Motherwort
What is it? Overview Usage Side Effects and Warnings
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Motherwort Overview

Written by FoundHealth, sshowalter.

As its Latin name cardiaca suggests, motherwort has traditionally been used to treat heart conditions. The ancient Greeks and Romans employed motherwort to treat heart palpitations as well as depression, which they considered a problem of the heart. Centuries later, Europeans would believe motherwort helpful for "infirmities of the heart" but also considered the herb to have strengthening and stimulating effects on the uterus, using it to bring on a delayed menstrual period, as an aid during labor, and to relax a woman's womb after childbirth.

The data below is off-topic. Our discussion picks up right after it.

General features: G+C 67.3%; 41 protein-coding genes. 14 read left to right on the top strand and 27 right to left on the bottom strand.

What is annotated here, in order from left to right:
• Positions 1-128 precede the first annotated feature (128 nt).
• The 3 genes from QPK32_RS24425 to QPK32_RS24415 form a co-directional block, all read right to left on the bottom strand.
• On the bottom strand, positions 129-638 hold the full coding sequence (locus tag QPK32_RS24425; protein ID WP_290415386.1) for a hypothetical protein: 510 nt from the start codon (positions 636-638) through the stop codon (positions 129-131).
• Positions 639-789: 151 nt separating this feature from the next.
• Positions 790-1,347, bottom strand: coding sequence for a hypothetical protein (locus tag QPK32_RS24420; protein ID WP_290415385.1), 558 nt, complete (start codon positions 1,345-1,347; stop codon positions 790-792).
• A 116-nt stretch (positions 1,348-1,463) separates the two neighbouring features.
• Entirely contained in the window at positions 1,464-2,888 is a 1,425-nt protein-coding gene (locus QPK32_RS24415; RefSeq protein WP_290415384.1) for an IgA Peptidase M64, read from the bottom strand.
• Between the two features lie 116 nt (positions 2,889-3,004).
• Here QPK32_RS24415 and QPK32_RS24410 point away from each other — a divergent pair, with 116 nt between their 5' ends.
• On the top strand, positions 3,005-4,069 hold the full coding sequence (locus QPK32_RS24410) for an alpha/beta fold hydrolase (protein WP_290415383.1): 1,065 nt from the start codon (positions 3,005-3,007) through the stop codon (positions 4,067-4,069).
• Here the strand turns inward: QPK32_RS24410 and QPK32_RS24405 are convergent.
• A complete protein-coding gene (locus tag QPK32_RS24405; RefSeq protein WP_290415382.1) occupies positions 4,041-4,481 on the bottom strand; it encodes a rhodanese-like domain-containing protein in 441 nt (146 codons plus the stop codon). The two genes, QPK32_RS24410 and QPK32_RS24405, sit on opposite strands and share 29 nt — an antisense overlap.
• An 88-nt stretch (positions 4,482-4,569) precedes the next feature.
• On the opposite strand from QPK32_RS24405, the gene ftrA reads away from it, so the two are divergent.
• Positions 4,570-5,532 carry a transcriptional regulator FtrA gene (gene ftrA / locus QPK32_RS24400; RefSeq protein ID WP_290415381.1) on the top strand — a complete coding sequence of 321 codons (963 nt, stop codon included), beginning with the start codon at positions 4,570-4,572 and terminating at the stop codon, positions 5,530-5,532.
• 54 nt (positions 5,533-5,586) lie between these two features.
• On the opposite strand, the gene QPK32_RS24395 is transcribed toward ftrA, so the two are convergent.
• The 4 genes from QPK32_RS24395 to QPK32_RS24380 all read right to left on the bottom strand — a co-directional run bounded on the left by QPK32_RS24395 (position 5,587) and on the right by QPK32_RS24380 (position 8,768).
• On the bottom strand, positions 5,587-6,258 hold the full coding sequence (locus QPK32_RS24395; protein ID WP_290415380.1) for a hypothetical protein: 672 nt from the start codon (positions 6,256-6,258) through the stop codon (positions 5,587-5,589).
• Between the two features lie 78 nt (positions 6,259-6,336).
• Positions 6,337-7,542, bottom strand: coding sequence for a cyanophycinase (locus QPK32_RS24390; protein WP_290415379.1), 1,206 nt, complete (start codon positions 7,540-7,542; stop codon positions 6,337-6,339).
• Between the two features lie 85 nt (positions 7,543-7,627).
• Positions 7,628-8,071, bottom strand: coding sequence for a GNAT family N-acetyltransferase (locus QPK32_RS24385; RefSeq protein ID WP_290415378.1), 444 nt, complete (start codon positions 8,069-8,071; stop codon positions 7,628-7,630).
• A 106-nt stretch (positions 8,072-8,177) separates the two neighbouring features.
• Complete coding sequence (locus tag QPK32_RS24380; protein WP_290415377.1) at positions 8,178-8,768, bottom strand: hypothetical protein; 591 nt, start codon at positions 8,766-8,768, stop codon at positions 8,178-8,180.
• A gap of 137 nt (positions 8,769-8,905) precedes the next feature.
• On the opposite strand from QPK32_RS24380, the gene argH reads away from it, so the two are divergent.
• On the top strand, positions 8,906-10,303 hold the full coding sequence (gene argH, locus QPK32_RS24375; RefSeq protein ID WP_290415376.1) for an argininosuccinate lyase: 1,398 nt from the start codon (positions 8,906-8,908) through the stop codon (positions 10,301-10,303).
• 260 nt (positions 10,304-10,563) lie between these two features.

These uses of motherwort correspond well with those in traditional Chinese medicine, which employs the Asian variety, Leonurus artemisia, to treat menstrual disorders or to help a woman expel a dead fetus and placenta from her womb. 1 In eastern China, women still drink a syrup made from motherwort to promote the recovery of the uterus after childbirth; the herb has a strong bitter taste, so visitors to a recovering mother often bring along sugar as a gift. 2

Dosage

The Commission E recommends a dose of 4.5 g of dried herb daily, or the equivalent.

Note: Irregular or rapid heartbeat can be a sign of serious medical illness. Do not self-treat these conditions with motherwort except under medical supervision. Also, do not combine motherwort with other heart medications, as they might interact unpredictably.

References

  1. Kong YC, Yeung HW, Cheung YM, et al. Isolation of the uterotonic principle from Leonurus artemisia , the Chinese motherwort. Am J Chin Med. 1976;4:373–382.
  2. Kong YC, Yeung HW, Cheung YM, et al. Isolation of the uterotonic principle from Leonurus artemisia , the Chinese motherwort. Am J Chin Med. 1976;4:373–382.
 
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